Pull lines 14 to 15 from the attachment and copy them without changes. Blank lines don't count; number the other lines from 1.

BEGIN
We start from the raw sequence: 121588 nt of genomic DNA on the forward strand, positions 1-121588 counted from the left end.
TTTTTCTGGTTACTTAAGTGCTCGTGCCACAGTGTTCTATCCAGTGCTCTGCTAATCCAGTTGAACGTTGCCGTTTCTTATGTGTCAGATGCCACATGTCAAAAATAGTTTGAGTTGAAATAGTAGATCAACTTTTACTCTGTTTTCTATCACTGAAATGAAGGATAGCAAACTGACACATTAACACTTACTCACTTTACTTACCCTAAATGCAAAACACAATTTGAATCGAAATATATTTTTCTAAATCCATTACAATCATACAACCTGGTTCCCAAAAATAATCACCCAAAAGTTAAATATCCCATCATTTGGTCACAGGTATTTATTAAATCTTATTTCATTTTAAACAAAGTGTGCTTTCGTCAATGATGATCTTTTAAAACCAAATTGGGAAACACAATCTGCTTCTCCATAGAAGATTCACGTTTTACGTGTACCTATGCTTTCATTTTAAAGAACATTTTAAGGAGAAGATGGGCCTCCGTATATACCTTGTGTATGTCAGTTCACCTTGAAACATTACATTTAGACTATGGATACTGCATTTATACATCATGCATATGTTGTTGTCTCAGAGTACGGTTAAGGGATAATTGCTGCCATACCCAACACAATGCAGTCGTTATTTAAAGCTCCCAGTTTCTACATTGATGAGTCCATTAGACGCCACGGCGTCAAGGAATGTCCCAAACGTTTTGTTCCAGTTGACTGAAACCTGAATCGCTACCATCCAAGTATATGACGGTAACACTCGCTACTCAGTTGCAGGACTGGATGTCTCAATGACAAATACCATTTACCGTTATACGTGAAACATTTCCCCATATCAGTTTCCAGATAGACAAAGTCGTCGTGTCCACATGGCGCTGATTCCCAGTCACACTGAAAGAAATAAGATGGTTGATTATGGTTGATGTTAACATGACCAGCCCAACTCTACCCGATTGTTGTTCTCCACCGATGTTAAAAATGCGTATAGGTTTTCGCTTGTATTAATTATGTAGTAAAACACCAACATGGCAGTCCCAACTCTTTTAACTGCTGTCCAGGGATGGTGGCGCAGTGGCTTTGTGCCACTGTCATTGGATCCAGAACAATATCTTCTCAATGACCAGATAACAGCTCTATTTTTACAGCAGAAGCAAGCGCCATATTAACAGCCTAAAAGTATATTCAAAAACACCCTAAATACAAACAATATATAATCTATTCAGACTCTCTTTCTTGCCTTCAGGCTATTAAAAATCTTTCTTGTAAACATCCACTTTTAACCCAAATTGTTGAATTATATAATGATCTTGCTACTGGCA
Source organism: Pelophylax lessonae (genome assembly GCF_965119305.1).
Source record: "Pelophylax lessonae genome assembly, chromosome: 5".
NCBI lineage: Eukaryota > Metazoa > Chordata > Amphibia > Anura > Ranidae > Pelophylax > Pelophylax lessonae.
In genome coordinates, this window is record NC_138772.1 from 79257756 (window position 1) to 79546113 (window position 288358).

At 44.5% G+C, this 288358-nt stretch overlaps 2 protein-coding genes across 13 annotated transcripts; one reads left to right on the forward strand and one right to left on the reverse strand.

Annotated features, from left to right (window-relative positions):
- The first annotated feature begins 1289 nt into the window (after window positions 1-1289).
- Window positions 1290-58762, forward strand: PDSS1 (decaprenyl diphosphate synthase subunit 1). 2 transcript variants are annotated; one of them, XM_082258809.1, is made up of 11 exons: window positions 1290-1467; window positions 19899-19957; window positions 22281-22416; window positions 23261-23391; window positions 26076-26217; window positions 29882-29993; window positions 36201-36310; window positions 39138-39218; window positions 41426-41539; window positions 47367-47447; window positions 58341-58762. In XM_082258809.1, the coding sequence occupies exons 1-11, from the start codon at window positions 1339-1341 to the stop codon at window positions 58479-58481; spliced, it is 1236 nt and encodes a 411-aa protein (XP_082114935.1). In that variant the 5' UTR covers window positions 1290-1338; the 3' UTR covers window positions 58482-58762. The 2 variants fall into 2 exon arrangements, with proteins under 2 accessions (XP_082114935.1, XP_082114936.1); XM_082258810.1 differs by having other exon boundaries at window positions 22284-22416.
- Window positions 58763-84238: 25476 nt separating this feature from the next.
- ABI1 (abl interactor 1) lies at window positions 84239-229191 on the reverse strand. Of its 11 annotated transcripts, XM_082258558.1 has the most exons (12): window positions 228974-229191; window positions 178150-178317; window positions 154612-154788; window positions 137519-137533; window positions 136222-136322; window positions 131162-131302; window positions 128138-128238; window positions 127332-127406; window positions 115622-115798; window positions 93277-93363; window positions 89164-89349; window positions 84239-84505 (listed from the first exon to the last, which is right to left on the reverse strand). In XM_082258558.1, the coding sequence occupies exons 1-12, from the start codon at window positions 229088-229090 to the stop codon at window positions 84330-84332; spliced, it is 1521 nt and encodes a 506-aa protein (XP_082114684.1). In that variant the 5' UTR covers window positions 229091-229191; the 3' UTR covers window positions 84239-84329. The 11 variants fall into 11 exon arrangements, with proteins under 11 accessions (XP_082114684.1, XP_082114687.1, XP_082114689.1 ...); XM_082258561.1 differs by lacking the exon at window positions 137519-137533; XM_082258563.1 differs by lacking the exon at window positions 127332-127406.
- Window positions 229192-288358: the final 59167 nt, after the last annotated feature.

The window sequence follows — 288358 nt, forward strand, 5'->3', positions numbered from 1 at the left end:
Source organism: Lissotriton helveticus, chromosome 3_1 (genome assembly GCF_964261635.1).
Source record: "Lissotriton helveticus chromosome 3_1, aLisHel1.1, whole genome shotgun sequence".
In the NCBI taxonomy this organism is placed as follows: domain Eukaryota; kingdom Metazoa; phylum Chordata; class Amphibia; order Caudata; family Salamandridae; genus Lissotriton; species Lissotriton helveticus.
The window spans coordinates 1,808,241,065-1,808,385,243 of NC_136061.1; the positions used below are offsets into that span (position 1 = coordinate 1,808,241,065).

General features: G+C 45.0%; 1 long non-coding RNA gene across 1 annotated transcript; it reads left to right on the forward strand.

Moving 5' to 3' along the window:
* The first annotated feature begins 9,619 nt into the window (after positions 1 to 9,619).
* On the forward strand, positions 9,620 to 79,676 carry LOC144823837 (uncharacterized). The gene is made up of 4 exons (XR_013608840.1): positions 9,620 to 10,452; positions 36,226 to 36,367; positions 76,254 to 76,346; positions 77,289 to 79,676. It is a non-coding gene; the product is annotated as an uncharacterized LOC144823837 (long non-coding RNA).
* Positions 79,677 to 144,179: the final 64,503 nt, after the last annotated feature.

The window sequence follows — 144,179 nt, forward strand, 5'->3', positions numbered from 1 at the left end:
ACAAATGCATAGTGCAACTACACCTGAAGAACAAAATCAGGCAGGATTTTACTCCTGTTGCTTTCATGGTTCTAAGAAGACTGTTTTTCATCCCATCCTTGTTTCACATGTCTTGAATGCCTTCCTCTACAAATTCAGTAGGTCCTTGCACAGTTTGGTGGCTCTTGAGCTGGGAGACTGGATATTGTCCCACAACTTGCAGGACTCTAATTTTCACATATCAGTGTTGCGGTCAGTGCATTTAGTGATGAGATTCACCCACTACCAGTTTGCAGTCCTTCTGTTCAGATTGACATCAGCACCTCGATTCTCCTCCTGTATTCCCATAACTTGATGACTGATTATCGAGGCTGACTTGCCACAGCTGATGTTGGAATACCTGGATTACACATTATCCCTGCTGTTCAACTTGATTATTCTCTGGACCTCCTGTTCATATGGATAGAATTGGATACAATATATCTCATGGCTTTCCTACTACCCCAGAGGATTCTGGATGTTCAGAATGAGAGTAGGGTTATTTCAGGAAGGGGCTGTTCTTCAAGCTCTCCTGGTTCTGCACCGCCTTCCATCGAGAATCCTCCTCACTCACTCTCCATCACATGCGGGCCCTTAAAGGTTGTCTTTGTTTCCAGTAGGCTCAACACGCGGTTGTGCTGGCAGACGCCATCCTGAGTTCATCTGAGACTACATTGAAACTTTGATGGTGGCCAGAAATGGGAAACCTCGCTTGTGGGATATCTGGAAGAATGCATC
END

The window sequence follows — 288358 nt, forward strand, 5'->3', positions numbered from 1 at the left end:
Source organism: Lissotriton helveticus, chromosome 3_1 (genome assembly GCF_964261635.1).